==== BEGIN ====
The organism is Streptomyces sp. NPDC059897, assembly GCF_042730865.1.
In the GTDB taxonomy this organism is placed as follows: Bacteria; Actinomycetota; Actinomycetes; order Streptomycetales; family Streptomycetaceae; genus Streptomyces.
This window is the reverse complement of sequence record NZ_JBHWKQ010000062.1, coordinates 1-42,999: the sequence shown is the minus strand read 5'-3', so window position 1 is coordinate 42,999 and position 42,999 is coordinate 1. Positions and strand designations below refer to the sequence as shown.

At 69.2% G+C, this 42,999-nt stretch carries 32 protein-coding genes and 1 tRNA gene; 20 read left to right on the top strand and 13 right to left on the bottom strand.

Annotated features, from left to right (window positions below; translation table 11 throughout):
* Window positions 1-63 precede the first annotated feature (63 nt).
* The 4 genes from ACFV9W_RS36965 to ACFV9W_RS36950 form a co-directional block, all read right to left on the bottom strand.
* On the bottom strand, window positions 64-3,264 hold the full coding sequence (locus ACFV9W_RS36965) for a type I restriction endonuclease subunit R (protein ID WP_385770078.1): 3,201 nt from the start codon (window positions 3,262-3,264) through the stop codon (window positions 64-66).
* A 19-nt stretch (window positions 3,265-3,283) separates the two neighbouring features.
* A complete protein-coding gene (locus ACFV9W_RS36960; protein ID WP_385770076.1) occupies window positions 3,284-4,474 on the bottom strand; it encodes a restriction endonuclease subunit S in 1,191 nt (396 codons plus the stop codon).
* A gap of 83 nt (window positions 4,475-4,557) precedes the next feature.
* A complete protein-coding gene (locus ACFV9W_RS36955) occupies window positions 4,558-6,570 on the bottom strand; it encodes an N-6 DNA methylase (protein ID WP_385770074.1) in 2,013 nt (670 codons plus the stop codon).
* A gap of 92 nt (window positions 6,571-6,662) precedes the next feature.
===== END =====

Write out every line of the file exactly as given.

The organism is Streptomyces sp. NPDC059897, assembly GCF_042730865.1.
In the GTDB taxonomy this organism is placed as follows: Bacteria; Actinomycetota; Actinomycetes; order Streptomycetales; family Streptomycetaceae; genus Streptomyces.
This window is the reverse complement of sequence record NZ_JBHWKQ010000062.1, coordinates 1-42,999: the sequence shown is the minus strand read 5'-3', so window position 1 is coordinate 42,999 and position 42,999 is coordinate 1. Positions and strand designations below refer to the sequence as shown.

At 69.2% G+C, this 42,999-nt stretch carries 32 protein-coding genes and 1 tRNA gene; 20 read left to right on the top strand and 13 right to left on the bottom strand.

Annotated features, from left to right (window positions below; translation table 11 throughout):
* Window positions 1-63 precede the first annotated feature (63 nt).
* The 4 genes from ACFV9W_RS36965 to ACFV9W_RS36950 form a co-directional block, all read right to left on the bottom strand.
* On the bottom strand, window positions 64-3,264 hold the full coding sequence (locus ACFV9W_RS36965) for a type I restriction endonuclease subunit R (protein ID WP_385770078.1): 3,201 nt from the start codon (window positions 3,262-3,264) through the stop codon (window positions 64-66).
* A 19-nt stretch (window positions 3,265-3,283) separates the two neighbouring features.
* A complete protein-coding gene (locus ACFV9W_RS36960; protein ID WP_385770076.1) occupies window positions 3,284-4,474 on the bottom strand; it encodes a restriction endonuclease subunit S in 1,191 nt (396 codons plus the stop codon).
* A gap of 83 nt (window positions 4,475-4,557) precedes the next feature.
* A complete protein-coding gene (locus ACFV9W_RS36955) occupies window positions 4,558-6,570 on the bottom strand; it encodes an N-6 DNA methylase (protein ID WP_385770074.1) in 2,013 nt (670 codons plus the stop codon).
* A gap of 92 nt (window positions 6,571-6,662) precedes the next feature.